What can Gladbach’s fans expect from Thorgan Hazard?

With all footballing eyes currently fixed on the World Cup in Brazil, it can be easy for transfers to fly under the radar. One transfer that definitely won’t have been missed by Belgian fans is Thorgan Hazard’s latest loan move – this time to Germany and the Bundesliga’s Borussia Mönchengladbach.

Many football folks were surprised when Thorgan Hazard moved to Chelsea in 2012 from the French Ligue 1 side, Lens. Chelsea’s purchase of the younger Hazard brother was interpreted as a compassionate signing to ease the settling in of his older and more recognised brother, Eden, into the team. However, it was again surprising when he moved from Chelsea to Zulte Waregem in Belgium’s (first division) Pro League on loan. No one really knew what to expect from him, so it was a pleasant surprise when Hazard churned out a glut of great performances.

After these two previous moves, Hazard’s latest move to Gladbach won’t be viewed with raised eyebrows, given his recent success, but instead viewed with interest as to whether or not Hazard can assert himself in the higher level of competition of Germany’s Bundesliga.

That Thorgan Hazard is not ready for Chelsea’s first team is no surprise to anyone. On one hand, the Belgian Pro League isn’t of sufficient quality test for Hazard, despite the fourteen goals he scored last season (6th best in the Pro League). On the other hand, Zulte Waregem can contain Hazard no longer: it was time to let him go, so that Hazard could test himself at the next level. Anderlecht nearly swooped in for Hazard in January as they sparked to an unlikely title run, but as it transpired, Anderlecht won the league without Hazard’s help.

So what can Mönchengladbach expect from Thorgan Hazard?

Well, if you’ve seen Eden Hazard play there are many similarities between the two brothers, rather than just their surnames. For example, they are happiest when playing just behind the striker; they are authoritative play-makers, but they do not bother with the defensive side of the game. So if Hazard, the younger, is going to be a focal point of Mönchengladbach’s game, then he will need a talented enough player behind him in the midfield to pull the defensive shift. Both brothers like to drop between the opposition lines, look for the ball, then play the perfect pass to unlock the opponent’s defense.

There was always a sense, however, that hHazard may be getting too big for his boots while at Zulte Waregem. Having pushed for a move to Anderlecht in January, or at least his agent did, Hazard stayed at Zulte Waregem on the understanding he would be made captain and also the taker of penalties, free kicks, and corners. While he kept his set piece duties, he offered the armband back to previous captain Davy de Fauw (now of Club Brugge) after angry backlash from the club’s fans. Hazard knew how important de Fauw was to Zulte Waregem, and was keen to see the former captain rewarded accordingly.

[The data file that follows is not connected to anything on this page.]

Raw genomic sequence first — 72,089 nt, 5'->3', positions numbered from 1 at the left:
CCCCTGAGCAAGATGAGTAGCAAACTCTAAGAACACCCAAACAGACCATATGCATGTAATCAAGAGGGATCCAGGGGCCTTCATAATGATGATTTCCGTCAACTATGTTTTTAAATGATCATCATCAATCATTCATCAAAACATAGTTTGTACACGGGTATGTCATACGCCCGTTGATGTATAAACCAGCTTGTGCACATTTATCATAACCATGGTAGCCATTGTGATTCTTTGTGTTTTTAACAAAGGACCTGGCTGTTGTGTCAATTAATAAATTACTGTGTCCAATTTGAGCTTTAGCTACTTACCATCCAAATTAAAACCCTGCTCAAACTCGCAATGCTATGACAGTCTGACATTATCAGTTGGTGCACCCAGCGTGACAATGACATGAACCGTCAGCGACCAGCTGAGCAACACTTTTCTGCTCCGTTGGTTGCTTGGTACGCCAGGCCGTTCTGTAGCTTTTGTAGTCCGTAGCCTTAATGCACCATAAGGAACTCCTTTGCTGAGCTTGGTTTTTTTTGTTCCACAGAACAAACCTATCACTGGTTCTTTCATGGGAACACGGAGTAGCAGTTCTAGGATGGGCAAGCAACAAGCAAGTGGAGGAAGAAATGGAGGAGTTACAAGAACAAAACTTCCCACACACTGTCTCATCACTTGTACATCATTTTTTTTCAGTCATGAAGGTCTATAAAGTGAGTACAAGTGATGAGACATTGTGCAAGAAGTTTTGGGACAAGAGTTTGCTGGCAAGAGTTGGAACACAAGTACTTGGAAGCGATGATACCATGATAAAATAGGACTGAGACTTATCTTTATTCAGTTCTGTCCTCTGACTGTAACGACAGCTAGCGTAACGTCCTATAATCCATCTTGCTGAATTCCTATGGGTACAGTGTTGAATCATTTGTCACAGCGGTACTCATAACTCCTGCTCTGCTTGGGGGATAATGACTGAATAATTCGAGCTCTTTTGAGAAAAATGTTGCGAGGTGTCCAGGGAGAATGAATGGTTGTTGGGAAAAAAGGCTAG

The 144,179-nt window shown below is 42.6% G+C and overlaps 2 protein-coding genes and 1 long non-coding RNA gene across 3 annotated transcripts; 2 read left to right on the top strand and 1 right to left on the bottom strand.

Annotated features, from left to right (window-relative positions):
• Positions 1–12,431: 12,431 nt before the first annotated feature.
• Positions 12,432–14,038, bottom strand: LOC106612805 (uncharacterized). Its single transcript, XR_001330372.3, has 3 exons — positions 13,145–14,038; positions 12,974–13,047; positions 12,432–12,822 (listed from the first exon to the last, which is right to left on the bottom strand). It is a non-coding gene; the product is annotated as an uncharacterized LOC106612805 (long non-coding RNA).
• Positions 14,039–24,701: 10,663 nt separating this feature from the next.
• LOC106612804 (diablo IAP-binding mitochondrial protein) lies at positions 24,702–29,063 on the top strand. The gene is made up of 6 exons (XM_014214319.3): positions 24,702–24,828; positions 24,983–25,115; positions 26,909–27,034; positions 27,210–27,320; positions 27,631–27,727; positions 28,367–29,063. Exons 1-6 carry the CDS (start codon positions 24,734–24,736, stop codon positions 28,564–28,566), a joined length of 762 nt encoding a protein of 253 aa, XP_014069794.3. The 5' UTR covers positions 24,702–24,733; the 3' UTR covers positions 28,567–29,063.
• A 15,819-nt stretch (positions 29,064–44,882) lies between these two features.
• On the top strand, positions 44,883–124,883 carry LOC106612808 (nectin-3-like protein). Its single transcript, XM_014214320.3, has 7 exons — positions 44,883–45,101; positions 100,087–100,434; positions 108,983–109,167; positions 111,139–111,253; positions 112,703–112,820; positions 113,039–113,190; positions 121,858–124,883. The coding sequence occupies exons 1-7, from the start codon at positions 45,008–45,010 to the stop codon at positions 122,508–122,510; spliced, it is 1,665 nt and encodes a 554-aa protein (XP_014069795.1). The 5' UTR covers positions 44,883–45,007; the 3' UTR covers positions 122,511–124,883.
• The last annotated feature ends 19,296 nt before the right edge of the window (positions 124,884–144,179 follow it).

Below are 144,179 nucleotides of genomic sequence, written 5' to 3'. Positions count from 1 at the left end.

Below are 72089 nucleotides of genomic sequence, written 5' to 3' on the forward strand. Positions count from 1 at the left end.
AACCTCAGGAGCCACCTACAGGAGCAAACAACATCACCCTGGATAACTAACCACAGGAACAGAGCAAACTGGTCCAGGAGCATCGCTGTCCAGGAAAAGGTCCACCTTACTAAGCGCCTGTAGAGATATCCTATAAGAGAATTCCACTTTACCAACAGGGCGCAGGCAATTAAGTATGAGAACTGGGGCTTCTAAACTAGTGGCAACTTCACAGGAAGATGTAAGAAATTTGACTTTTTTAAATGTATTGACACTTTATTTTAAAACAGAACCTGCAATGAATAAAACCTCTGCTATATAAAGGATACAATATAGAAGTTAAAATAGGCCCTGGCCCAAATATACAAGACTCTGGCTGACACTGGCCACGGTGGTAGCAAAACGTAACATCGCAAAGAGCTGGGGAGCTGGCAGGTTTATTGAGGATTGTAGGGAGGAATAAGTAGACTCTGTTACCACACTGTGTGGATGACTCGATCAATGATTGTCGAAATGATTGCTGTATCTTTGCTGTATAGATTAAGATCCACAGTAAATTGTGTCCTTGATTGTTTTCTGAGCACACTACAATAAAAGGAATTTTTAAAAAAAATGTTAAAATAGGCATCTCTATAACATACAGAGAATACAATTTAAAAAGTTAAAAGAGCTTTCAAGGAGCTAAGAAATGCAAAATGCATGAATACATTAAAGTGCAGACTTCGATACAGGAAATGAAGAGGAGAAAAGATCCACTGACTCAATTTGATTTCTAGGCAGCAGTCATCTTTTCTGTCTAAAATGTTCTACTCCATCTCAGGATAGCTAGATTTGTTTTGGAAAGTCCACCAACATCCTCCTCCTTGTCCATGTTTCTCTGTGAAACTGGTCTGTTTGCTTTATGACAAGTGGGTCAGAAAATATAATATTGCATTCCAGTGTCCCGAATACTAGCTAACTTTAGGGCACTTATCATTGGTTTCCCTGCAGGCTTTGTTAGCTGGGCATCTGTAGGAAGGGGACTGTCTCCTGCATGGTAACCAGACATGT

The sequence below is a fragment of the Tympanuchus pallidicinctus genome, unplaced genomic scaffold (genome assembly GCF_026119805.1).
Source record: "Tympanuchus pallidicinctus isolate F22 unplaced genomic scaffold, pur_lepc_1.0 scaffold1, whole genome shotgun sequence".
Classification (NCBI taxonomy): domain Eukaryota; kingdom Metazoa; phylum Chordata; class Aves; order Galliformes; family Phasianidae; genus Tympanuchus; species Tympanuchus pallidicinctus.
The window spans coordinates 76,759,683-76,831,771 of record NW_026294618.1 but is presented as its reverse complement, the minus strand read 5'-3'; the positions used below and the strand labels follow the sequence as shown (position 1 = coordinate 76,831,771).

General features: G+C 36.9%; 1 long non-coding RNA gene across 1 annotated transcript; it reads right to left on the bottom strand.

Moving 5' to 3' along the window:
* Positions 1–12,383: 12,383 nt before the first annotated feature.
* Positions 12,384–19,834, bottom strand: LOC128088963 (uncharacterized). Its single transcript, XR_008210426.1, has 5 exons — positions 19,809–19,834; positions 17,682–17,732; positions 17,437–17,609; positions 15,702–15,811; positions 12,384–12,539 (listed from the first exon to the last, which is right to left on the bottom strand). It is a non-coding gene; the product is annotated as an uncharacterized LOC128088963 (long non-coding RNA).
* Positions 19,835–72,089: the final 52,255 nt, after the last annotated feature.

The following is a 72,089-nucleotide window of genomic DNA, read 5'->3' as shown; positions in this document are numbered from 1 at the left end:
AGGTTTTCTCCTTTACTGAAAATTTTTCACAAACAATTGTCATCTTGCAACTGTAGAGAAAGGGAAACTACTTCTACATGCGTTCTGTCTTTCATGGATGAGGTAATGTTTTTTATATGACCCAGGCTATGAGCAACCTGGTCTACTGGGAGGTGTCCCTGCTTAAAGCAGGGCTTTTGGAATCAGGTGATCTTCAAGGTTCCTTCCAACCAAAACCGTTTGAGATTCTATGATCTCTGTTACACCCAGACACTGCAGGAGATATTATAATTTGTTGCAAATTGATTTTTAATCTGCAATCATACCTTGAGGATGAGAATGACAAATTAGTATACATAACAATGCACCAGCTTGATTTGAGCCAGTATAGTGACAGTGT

During his time at Zulte Waregem, Hazard displaced Franck Berrier as the club’s principal play-maker. After a disagreement between Berrier and striker Mbaye Leye, which resulted in an on-field slap from Leye, it was one or the other for coach Franky Dury and he opted to push Berrier out of the club and on loan to KV Oostende. This move allowed Hazard to slot nicely into his favourite position behind the forward, and it’s fair to say that the club made the right call and their continued success in the league astounding nearly everybody except Dury himself.

In 2013, toward the end of his first season and start of his second season with Zulte Waregem, Hazard was in fantastic form – and on a consistent basis too. He scored 9 goals and assisted 10 which gave him a hand in 46% of all of Zulte Waregem’s goals during this period, a fantastic accomplishment on a side that pushed Anderlecht all the way to the final day in the 2012-13 season – after being written off as possible relegation fodder in the pre-season. Zulte  solidified this achievement with a fourth place finish the next season after their first ever foray into European competition.

Hazard has been in the unenviable position of being labeled before people had even seen him play. As the “brother of Eden” there has always been the expectation attached that Thorgan would be a key player before he’d even settled in. Fortunately, he clearly has the mental toughness to thrive under this pressure, as he demonstrated during his profitable time in Belgium. That said, the Bundesliga will be a much bigger stage, but one where his talents will likely shine through, if given the chance.

Germany seems like a good fit for Hazard. There was interest from Spanish clubs, in particular Málaga, who were close to bringing him in. And while a talented play-maker should be able to fit in in any league, there is a certain pragmatism to Hazard’s game that makes Germany seem like the better fit as a next step for the developing play-maker. While he drifts into space and looks for openings, there is a flexibility to his game that lends itself to an ambitious German club such as Mönchengladbach.


What does the future hold for Thorgan Hazard?

On the precedent established by his time in Belgium, he seems to hold his future in his own hands. He has abundant talent and has clearly outgrown the Pro League. His move to Mönchengladbach may be the most important of his career thus far. At Zulte Waregem, Hazard made a name for himself, but now it is time for him to prove himself to everybody and convince everyone that he isn’t just “Eden Hazard’s brother” but that he is Thorgan Hazard, an attacking midfielder who top European clubs should be clamouring to sign.

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Luke Harvey is an editor at http://www.benefoot.net.

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